The following is the summary of ‘Clinical outcome of wild-type AmpC-producing Enterobacterales infection in critically ill patients treated with β-lactams: a prospective multicenter study” published in the November 2022 issue of Intensive Care by Mounier, et al.


Antibiotics belonging to the β-lactam family are typically employed for treating wild-type AmpC-producing Enterobacterales (wtAE). But they could backfire or end up picking out mutants that produce too much AmpC. The purpose of this study was to evaluate potential causes of -lactam therapy failure in wtAE infections. Researchers prospectively enrolled all patients in 4 university Intensive care units ( ICUs)  who were treated with definitive-lactams for wtAE infection from September 2017 through December 2020. 

Lack of antimicrobial response leading to mortality or the need to switch to a broader-spectrum antibiotic was considered a clinical failure. The clinical failure occurred in 29.4% of the included 177 patients. Ventilator-associated pneumonia (VAP) was the most common wtAE infection (69.5%), while Enterobacter cloacae were the most common species (42.4%). In terms of final antibiotic treatment, 42.9% and 27.7% of patients received cefepime and cefotaxime, respectively. About 5.6% of patients were found to have an overproduction of AmpC, which was linked to clinical failure (P=0.004). Clinical failure was independently linked with VAP (P<0.001, OR 11.58 [95% CI 3.11-43.02]) and K. aerogenes (P=0.030, OR 3.76 [95% CI 1.13-12.46]) in multivariate analysis.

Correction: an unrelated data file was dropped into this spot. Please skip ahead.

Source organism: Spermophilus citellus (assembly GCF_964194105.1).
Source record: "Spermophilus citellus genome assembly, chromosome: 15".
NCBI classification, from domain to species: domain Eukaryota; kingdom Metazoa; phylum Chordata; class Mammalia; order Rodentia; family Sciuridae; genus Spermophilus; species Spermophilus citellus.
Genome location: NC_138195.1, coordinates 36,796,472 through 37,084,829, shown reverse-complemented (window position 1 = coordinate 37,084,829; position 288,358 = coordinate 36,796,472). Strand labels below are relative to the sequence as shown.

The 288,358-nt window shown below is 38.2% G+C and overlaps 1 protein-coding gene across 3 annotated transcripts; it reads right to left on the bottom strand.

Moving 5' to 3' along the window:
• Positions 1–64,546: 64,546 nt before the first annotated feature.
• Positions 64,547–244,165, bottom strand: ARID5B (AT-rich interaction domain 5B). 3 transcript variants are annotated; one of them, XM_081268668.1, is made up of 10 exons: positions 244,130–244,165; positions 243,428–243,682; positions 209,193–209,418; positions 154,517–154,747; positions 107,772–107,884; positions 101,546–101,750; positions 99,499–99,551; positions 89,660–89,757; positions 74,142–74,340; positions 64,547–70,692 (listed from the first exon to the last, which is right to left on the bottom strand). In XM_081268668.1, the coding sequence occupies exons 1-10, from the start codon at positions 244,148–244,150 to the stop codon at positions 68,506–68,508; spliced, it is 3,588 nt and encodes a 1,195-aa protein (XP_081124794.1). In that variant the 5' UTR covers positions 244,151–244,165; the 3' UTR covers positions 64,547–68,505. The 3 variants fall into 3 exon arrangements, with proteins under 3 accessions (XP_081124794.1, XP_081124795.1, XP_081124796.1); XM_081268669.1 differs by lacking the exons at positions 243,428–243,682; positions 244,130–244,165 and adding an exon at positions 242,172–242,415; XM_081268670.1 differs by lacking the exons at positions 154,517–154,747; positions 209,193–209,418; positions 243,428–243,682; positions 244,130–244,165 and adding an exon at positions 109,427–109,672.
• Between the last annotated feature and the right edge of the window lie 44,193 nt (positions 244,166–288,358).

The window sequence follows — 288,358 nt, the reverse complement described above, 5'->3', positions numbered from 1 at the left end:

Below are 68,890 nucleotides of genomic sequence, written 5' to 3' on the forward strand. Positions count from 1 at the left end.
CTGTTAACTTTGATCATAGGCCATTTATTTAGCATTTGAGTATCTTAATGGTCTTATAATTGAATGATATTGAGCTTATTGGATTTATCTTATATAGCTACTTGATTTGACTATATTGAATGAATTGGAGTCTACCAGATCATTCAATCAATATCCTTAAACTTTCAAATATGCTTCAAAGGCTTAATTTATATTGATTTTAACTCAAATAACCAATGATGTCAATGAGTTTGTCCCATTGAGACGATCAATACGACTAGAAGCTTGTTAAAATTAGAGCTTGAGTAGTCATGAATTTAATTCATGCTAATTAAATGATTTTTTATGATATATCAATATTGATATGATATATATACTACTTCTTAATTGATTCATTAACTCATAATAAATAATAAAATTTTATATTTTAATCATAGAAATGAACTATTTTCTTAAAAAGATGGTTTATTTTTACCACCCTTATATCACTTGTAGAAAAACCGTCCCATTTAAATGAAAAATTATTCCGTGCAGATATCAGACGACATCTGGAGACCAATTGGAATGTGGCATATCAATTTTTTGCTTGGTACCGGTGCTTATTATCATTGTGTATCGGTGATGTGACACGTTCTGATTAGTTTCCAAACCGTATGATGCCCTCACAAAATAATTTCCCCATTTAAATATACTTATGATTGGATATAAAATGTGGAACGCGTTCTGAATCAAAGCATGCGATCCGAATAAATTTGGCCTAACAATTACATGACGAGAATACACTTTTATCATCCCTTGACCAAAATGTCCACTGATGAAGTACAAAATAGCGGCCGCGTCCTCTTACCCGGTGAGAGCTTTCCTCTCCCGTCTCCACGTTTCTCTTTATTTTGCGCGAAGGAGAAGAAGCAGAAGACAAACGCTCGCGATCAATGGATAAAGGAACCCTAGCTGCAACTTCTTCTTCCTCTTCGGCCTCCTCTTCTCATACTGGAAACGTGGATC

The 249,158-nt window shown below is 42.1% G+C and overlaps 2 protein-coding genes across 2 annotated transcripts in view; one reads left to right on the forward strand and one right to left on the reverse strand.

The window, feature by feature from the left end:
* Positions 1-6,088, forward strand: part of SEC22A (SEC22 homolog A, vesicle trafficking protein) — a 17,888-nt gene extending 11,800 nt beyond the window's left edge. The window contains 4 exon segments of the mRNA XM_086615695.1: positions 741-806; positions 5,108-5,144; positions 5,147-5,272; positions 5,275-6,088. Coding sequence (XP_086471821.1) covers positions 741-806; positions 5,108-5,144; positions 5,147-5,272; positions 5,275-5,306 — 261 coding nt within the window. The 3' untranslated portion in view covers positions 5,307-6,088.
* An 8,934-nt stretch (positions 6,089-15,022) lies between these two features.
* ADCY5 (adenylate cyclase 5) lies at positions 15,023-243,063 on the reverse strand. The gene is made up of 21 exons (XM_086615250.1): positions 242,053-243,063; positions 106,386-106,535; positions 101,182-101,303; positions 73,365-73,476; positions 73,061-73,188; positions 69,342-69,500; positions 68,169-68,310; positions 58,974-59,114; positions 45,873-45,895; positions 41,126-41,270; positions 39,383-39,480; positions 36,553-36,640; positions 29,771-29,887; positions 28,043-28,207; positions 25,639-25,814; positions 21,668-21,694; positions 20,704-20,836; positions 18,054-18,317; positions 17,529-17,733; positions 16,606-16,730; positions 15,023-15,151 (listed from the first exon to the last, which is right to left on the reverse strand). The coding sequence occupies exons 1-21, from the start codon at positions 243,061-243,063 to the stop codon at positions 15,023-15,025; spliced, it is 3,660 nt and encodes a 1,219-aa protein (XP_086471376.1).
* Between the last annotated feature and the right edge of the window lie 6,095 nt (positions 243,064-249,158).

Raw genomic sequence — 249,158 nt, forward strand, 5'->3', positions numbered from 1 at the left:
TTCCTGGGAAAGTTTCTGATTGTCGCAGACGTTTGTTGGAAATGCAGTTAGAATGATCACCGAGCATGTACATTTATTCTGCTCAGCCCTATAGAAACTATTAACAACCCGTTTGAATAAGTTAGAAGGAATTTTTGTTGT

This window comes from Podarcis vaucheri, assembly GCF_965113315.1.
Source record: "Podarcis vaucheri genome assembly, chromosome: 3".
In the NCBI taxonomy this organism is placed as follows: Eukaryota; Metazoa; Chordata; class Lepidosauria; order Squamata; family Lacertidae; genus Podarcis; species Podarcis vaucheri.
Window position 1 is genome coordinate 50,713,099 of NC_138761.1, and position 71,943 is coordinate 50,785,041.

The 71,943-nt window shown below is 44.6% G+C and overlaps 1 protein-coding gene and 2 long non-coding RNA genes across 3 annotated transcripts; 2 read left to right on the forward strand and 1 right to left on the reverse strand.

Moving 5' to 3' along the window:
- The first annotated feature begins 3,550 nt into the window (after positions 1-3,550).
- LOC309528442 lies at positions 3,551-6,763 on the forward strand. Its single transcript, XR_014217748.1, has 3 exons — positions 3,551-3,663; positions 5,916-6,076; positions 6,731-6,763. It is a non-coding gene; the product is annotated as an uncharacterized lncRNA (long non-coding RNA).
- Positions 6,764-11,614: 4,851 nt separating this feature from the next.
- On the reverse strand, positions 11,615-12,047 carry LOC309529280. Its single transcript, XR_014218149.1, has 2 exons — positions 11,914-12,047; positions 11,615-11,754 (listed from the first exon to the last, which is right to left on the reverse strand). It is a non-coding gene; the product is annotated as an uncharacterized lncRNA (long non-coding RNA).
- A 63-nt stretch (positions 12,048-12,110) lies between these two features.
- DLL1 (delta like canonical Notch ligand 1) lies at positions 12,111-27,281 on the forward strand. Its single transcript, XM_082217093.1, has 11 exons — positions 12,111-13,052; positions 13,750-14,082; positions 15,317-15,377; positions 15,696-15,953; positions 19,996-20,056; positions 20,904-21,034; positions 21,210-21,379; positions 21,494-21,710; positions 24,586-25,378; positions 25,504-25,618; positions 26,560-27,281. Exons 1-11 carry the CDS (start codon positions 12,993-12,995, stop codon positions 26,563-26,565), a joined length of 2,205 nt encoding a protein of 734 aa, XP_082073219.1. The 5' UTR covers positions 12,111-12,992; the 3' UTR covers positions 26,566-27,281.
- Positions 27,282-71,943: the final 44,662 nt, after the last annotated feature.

In contrast, the use of cefotaxime as definitive treatment was found to be negatively linked with the likelihood of clinical failure (P=0.022, OR 0.25 [95% CI 0.08-0.82]). Cefotaxime revealed a 20% risk reduction of clinical failure (95% CI 5-35%, P=0.007) regardless of infection site, SOFA score on the day of wtAE infection, or bacterial species after inverse probability weighting. The site of infection and the causative microorganism is linked to clinical failure in treating wtAE infections. The use of cefotaxime also protects against clinical failure due to wtAE infection.

Source: annalsofintensivecare.springeropen.com/articles/10.1186/s13613-022-01079-5